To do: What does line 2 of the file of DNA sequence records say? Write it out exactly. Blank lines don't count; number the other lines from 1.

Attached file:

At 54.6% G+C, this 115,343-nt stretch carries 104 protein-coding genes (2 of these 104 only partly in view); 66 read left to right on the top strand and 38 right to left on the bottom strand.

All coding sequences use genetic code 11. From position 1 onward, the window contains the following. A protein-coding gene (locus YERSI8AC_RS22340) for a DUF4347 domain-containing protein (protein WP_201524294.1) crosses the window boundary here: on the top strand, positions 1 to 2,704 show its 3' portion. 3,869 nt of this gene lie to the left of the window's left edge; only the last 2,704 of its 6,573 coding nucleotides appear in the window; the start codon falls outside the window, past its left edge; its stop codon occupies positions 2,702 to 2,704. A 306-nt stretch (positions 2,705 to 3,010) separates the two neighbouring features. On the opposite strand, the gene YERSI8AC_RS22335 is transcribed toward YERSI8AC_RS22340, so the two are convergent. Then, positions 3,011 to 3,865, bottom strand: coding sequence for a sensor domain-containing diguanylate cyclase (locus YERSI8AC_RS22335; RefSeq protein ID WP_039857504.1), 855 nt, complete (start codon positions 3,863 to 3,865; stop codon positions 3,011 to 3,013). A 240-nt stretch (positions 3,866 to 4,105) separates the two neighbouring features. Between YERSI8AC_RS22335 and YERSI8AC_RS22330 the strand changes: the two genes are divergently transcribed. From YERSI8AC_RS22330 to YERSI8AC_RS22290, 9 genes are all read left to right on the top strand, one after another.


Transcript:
All coding sequences use genetic code 11. From position 1 onward, the window contains the following. A protein-coding gene (locus YERSI8AC_RS22340) for a DUF4347 domain-containing protein (protein WP_201524294.1) crosses the window boundary here: on the top strand, positions 1 to 2,704 show its 3' portion. 3,869 nt of this gene lie to the left of the window's left edge; only the last 2,704 of its 6,573 coding nucleotides appear in the window; the start codon falls outside the window, past its left edge; its stop codon occupies positions 2,702 to 2,704. A 306-nt stretch (positions 2,705 to 3,010) separates the two neighbouring features. On the opposite strand, the gene YERSI8AC_RS22335 is transcribed toward YERSI8AC_RS22340, so the two are convergent. Then, positions 3,011 to 3,865, bottom strand: coding sequence for a sensor domain-containing diguanylate cyclase (locus YERSI8AC_RS22335; RefSeq protein ID WP_039857504.1), 855 nt, complete (start codon positions 3,863 to 3,865; stop codon positions 3,011 to 3,013). A 240-nt stretch (positions 3,866 to 4,105) separates the two neighbouring features. Between YERSI8AC_RS22335 and YERSI8AC_RS22330 the strand changes: the two genes are divergently transcribed. From YERSI8AC_RS22330 to YERSI8AC_RS22290, 9 genes are all read left to right on the top strand, one after another.